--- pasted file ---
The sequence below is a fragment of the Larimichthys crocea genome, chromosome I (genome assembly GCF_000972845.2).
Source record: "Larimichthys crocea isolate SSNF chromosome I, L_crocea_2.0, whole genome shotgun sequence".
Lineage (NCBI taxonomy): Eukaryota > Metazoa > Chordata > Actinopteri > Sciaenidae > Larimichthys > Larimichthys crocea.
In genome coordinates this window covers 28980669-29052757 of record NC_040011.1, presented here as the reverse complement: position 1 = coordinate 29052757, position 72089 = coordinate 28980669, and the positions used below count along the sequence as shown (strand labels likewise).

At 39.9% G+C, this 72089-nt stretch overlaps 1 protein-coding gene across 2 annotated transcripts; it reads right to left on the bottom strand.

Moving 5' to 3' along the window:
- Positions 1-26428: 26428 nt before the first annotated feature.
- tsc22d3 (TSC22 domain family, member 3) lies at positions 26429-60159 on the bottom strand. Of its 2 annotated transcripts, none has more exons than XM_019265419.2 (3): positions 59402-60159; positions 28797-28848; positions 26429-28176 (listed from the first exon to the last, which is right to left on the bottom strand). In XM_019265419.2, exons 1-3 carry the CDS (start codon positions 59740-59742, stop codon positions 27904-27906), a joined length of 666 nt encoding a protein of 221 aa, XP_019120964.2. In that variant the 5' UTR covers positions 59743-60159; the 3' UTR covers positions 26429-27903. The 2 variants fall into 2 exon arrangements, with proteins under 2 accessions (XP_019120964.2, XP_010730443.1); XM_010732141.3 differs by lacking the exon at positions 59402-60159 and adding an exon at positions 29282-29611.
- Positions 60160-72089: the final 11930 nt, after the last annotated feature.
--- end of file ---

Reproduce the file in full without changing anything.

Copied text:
The sequence below is a fragment of the Larimichthys crocea genome, chromosome I (genome assembly GCF_000972845.2).
Source record: "Larimichthys crocea isolate SSNF chromosome I, L_crocea_2.0, whole genome shotgun sequence".
Lineage (NCBI taxonomy): Eukaryota > Metazoa > Chordata > Actinopteri > Sciaenidae > Larimichthys > Larimichthys crocea.
In genome coordinates this window covers 28980669-29052757 of record NC_040011.1, presented here as the reverse complement: position 1 = coordinate 29052757, position 72089 = coordinate 28980669, and the positions used below count along the sequence as shown (strand labels likewise).

At 39.9% G+C, this 72089-nt stretch overlaps 1 protein-coding gene across 2 annotated transcripts; it reads right to left on the bottom strand.

Moving 5' to 3' along the window:
- Positions 1-26428: 26428 nt before the first annotated feature.
- tsc22d3 (TSC22 domain family, member 3) lies at positions 26429-60159 on the bottom strand. Of its 2 annotated transcripts, none has more exons than XM_019265419.2 (3): positions 59402-60159; positions 28797-28848; positions 26429-28176 (listed from the first exon to the last, which is right to left on the bottom strand). In XM_019265419.2, exons 1-3 carry the CDS (start codon positions 59740-59742, stop codon positions 27904-27906), a joined length of 666 nt encoding a protein of 221 aa, XP_019120964.2. In that variant the 5' UTR covers positions 59743-60159; the 3' UTR covers positions 26429-27903. The 2 variants fall into 2 exon arrangements, with proteins under 2 accessions (XP_019120964.2, XP_010730443.1); XM_010732141.3 differs by lacking the exon at positions 59402-60159 and adding an exon at positions 29282-29611.
- Positions 60160-72089: the final 11930 nt, after the last annotated feature.